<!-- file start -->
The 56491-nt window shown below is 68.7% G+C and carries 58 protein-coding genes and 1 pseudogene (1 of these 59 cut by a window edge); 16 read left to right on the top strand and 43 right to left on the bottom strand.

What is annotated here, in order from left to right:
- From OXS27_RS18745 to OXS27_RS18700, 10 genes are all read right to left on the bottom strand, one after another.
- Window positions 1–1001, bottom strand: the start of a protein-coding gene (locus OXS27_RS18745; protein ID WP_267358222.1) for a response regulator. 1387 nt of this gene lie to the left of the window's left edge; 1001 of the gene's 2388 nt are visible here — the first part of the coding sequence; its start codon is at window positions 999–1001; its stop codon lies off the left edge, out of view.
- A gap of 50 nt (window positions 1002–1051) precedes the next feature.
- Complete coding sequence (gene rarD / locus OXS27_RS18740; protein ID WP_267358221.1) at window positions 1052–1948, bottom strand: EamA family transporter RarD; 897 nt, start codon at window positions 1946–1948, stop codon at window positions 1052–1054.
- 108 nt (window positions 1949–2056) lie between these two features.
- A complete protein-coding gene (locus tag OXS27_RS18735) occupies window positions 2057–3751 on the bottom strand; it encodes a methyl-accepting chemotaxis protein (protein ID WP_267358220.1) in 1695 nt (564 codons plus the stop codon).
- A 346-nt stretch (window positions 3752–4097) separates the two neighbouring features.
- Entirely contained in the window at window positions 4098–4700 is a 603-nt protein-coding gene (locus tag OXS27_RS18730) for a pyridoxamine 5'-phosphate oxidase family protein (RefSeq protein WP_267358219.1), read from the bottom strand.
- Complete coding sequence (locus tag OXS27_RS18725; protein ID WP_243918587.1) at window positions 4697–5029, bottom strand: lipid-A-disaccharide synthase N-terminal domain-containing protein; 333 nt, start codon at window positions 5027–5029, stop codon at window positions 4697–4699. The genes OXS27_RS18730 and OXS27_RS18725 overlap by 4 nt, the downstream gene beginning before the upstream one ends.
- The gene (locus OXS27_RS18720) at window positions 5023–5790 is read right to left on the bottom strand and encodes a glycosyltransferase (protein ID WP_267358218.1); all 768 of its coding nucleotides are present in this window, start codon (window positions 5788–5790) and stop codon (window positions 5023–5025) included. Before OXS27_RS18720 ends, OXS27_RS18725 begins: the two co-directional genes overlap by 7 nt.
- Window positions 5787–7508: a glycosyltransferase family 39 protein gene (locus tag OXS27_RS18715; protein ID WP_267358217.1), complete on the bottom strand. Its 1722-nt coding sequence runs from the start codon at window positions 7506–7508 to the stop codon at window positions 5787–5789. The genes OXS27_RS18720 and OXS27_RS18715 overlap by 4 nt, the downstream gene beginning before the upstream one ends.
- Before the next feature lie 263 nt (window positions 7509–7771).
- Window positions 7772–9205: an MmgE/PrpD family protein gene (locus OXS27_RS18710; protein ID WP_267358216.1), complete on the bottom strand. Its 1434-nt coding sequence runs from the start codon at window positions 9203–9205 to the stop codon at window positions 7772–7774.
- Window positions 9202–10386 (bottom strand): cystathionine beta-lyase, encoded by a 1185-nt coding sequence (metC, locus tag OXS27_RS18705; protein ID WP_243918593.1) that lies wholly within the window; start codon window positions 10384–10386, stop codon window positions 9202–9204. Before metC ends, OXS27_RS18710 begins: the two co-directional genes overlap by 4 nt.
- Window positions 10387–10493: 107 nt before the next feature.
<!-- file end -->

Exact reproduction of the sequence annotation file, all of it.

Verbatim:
The 56491-nt window shown below is 68.7% G+C and carries 58 protein-coding genes and 1 pseudogene (1 of these 59 cut by a window edge); 16 read left to right on the top strand and 43 right to left on the bottom strand.

What is annotated here, in order from left to right:
- From OXS27_RS18745 to OXS27_RS18700, 10 genes are all read right to left on the bottom strand, one after another.
- Window positions 1–1001, bottom strand: the start of a protein-coding gene (locus OXS27_RS18745; protein ID WP_267358222.1) for a response regulator. 1387 nt of this gene lie to the left of the window's left edge; 1001 of the gene's 2388 nt are visible here — the first part of the coding sequence; its start codon is at window positions 999–1001; its stop codon lies off the left edge, out of view.
- A gap of 50 nt (window positions 1002–1051) precedes the next feature.
- Complete coding sequence (gene rarD / locus OXS27_RS18740; protein ID WP_267358221.1) at window positions 1052–1948, bottom strand: EamA family transporter RarD; 897 nt, start codon at window positions 1946–1948, stop codon at window positions 1052–1054.
- 108 nt (window positions 1949–2056) lie between these two features.
- A complete protein-coding gene (locus tag OXS27_RS18735) occupies window positions 2057–3751 on the bottom strand; it encodes a methyl-accepting chemotaxis protein (protein ID WP_267358220.1) in 1695 nt (564 codons plus the stop codon).
- A 346-nt stretch (window positions 3752–4097) separates the two neighbouring features.
- Entirely contained in the window at window positions 4098–4700 is a 603-nt protein-coding gene (locus tag OXS27_RS18730) for a pyridoxamine 5'-phosphate oxidase family protein (RefSeq protein WP_267358219.1), read from the bottom strand.
- Complete coding sequence (locus tag OXS27_RS18725; protein ID WP_243918587.1) at window positions 4697–5029, bottom strand: lipid-A-disaccharide synthase N-terminal domain-containing protein; 333 nt, start codon at window positions 5027–5029, stop codon at window positions 4697–4699. The genes OXS27_RS18730 and OXS27_RS18725 overlap by 4 nt, the downstream gene beginning before the upstream one ends.
- The gene (locus OXS27_RS18720) at window positions 5023–5790 is read right to left on the bottom strand and encodes a glycosyltransferase (protein ID WP_267358218.1); all 768 of its coding nucleotides are present in this window, start codon (window positions 5788–5790) and stop codon (window positions 5023–5025) included. Before OXS27_RS18720 ends, OXS27_RS18725 begins: the two co-directional genes overlap by 7 nt.
- Window positions 5787–7508: a glycosyltransferase family 39 protein gene (locus tag OXS27_RS18715; protein ID WP_267358217.1), complete on the bottom strand. Its 1722-nt coding sequence runs from the start codon at window positions 7506–7508 to the stop codon at window positions 5787–5789. The genes OXS27_RS18720 and OXS27_RS18715 overlap by 4 nt, the downstream gene beginning before the upstream one ends.
- Before the next feature lie 263 nt (window positions 7509–7771).
- Window positions 7772–9205: an MmgE/PrpD family protein gene (locus OXS27_RS18710; protein ID WP_267358216.1), complete on the bottom strand. Its 1434-nt coding sequence runs from the start codon at window positions 9203–9205 to the stop codon at window positions 7772–7774.
- Window positions 9202–10386 (bottom strand): cystathionine beta-lyase, encoded by a 1185-nt coding sequence (metC, locus tag OXS27_RS18705; protein ID WP_243918593.1) that lies wholly within the window; start codon window positions 10384–10386, stop codon window positions 9202–9204. Before metC ends, OXS27_RS18710 begins: the two co-directional genes overlap by 4 nt.
- Window positions 10387–10493: 107 nt before the next feature.